After weeks of searching in vain for any protocol on foreign detentions from any university, we came to a startling realization: These universities seem to lack a clear or accessible protocol to secure the freedom of unlawfully held scholars. It seemed incredible that they would have failed to implement clear directives concerning institutional responses to significant threats to academic integrity. This is especially problematic, considering the importance they place on academic freedom.
What Sodiqov’s arrest has highlighted is a need by universities to develop clear and coherent protocols. When a scholar is arrested in another country on dubious grounds, the university should set in motion a series of actions that will help secure a speedy release. Not only will such a protocol underline a university’s duty to academic freedom and integrity, it will also provide greater accountability by having a set standard by which a university’s response (or lack thereof) can be measured.
In an increasingly globalized world, research is being conducted in a wide variety of geographic areas. The areas of particular academic concern are often the least friendly to prying eyes and critical analysis. This intimidation should not be allowed to serve as a barrier to academic research, and universities should stand vehemently behind those who choose to conduct work in unstable regions. Some of us are able to conduct our research from the safety of our offices or homes, but others should not be abandoned or penalized for choosing to conduct riskier research in the field.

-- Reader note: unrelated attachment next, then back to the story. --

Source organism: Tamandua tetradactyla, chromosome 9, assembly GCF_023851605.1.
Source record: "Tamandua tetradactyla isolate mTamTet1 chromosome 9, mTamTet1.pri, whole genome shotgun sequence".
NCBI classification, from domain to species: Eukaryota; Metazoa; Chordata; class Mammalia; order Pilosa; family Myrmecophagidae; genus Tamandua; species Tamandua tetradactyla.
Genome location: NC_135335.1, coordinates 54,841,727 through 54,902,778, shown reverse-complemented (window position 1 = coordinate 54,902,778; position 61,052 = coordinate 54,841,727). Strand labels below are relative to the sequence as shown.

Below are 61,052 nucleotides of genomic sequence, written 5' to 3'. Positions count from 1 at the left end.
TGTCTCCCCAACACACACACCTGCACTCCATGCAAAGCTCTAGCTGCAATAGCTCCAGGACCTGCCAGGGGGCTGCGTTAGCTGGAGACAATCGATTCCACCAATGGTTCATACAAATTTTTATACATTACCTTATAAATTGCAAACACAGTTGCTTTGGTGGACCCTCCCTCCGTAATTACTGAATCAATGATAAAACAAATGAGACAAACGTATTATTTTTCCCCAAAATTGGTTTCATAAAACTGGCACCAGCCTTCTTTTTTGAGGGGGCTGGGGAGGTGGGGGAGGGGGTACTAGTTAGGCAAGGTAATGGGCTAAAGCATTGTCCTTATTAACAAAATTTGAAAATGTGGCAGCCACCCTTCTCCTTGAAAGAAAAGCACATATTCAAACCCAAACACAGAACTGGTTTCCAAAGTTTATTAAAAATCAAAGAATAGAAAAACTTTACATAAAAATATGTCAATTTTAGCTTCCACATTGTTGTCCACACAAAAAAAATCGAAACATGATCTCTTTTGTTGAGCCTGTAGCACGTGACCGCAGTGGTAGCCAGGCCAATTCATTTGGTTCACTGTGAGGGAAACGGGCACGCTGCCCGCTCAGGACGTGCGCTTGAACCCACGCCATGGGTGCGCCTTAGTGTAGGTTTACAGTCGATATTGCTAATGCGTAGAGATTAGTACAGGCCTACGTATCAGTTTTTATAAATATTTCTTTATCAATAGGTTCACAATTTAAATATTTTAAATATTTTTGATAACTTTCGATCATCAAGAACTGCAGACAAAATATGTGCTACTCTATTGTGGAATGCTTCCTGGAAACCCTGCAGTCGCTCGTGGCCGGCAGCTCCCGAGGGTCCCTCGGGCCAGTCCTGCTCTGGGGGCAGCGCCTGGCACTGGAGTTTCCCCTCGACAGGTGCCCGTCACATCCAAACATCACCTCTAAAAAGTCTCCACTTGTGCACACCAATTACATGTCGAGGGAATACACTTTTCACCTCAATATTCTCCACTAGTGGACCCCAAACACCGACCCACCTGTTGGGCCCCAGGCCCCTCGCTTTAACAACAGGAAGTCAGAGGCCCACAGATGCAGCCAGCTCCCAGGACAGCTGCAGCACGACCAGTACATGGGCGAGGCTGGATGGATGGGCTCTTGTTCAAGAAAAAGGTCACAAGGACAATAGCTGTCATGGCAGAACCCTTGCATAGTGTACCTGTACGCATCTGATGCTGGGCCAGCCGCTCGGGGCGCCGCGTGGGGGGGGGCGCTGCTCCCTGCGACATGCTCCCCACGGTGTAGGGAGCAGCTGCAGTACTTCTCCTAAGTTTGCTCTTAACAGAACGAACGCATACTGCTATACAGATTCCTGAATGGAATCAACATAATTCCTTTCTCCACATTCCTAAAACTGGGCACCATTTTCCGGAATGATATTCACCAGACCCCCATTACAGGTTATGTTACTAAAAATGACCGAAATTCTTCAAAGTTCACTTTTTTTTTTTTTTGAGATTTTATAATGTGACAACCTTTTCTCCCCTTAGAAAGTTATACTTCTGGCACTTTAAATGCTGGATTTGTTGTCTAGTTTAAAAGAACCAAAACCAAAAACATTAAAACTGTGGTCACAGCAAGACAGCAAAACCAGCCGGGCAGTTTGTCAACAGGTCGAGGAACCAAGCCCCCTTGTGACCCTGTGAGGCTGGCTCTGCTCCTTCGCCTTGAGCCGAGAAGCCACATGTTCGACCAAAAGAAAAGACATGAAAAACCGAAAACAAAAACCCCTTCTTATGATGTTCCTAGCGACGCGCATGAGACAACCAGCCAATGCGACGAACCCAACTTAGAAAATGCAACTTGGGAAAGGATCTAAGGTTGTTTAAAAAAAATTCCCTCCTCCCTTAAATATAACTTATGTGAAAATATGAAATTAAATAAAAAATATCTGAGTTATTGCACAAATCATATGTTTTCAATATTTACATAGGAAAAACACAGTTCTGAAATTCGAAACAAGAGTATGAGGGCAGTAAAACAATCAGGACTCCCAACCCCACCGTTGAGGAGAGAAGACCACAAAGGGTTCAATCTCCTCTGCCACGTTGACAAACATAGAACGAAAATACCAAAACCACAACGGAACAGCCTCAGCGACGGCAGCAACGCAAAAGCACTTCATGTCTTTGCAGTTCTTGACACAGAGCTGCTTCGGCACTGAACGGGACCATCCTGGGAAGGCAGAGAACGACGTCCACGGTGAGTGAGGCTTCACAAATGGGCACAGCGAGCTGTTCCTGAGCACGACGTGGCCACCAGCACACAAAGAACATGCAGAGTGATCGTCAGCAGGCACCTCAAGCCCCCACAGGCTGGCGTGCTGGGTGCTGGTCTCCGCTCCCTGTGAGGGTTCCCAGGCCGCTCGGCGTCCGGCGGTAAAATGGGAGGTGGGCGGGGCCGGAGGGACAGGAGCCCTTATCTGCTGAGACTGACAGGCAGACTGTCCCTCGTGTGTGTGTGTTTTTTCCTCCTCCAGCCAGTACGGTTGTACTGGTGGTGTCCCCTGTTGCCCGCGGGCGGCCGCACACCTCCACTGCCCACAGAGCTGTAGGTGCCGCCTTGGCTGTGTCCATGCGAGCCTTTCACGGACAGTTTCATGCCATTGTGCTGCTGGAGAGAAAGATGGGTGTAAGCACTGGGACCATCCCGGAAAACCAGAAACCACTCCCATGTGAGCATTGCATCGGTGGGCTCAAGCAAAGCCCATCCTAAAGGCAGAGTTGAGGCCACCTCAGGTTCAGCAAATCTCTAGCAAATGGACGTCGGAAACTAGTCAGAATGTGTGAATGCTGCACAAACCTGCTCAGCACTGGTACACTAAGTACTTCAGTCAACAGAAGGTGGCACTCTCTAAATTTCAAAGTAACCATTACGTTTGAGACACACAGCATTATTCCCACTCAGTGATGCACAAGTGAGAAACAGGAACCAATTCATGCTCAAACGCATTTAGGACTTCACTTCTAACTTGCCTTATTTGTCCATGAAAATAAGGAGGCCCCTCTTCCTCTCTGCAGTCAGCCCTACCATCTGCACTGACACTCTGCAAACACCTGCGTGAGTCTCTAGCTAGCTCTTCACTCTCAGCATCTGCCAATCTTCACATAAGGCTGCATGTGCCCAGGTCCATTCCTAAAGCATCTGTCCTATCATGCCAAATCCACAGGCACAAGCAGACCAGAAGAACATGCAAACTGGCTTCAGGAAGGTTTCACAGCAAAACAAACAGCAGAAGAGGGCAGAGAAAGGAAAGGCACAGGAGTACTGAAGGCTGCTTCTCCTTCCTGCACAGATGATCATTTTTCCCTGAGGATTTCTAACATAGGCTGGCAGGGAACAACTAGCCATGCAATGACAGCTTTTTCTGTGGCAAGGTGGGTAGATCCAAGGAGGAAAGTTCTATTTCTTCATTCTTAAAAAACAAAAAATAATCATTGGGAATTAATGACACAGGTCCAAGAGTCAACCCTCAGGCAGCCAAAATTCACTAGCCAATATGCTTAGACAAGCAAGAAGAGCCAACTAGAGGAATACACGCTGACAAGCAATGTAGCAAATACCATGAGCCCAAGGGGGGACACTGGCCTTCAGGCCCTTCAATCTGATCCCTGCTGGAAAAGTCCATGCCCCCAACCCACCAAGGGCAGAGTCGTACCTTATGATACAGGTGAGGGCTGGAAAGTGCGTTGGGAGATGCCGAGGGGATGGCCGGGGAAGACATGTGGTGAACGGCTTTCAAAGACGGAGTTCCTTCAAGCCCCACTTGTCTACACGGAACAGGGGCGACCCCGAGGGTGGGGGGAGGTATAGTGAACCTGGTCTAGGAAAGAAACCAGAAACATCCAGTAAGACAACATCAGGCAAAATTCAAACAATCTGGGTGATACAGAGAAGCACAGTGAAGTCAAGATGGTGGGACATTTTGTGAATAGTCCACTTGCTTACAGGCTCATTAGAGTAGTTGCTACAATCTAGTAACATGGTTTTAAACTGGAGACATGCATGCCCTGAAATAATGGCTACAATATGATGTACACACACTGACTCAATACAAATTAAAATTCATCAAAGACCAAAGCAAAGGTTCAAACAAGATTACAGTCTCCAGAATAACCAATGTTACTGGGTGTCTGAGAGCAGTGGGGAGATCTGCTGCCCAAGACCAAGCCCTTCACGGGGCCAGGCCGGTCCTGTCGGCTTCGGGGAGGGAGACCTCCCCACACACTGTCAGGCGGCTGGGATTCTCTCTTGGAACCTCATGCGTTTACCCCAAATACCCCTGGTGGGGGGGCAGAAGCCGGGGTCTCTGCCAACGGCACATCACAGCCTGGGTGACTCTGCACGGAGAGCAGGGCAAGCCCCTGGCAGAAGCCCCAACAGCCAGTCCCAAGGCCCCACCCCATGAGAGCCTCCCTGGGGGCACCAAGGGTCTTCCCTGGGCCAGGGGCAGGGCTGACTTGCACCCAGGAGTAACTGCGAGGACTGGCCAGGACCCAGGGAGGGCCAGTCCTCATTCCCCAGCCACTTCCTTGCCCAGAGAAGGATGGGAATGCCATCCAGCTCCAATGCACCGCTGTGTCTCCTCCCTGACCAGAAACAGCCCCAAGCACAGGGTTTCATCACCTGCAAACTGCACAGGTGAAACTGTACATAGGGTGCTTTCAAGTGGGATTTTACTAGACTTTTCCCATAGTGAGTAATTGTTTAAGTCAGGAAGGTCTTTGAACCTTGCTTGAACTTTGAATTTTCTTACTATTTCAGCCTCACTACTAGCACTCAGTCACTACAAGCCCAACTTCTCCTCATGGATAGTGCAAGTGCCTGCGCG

The recent arrest of three Al Jazeera journalists provides an excellent example of how institutions should behave. In this case, three journalists were arrested and convicted on trumped-up charges of treason, just as Sodiqov was. Al Jazeera responded immediately by starting a massive campaign to secure the freedom of their journalists. They sent a legal team to meet with Egyptian officials, solicited the support of free-journalism activists, and engaged social media through the #FreeAJStaff campaign. Their concerted efforts were guided by the duty to protect the principle of freedom of the press.
We need our universities to do the same. Academic integrity is an integral component of any institution of higher learning and must be zealously defended. The arrest of Sodiqov in Tajikistan has revealed a gaping hole in institutional support for detained academics. Sodiqov’s fellow colleagues have attempted to follow the path that Al Jazeera had treaded, but the university administration continued to showcase a lacklustre response. We also need the Canadian government to establish a clear stance concerning the support of academics and journalists who are arrested abroad. In Alexander’s case, the government remained silent because he was not a Canadian citizen. Yet what justification can they offer for their silence about the Al Jazeera journalists, one of whom held Canadian citizenship? Our society rightly emphasizes the importance of freedom of speech and the press; our government and our universities should certainly be engaged in its defence when it sees a violation of the principle.
Refusal to engage with cases such as Sodiqov’s in a substantive and committed manner severely undercuts the notion of “academic integrity,” reducing it to the status of a convenient buzzword rather than a guiding principle of the university.
Adnan Subzwari is a JD candidate at Queen’s University Faculty of Law. Ryan Kelpin is a Masters student in Political Science at York University. Semra Sevi is a Masters student in Political Science at the University of Toronto. Brandon Bailey is a JD candidate at Harvard Law School. All authors are University of Toronto alumni.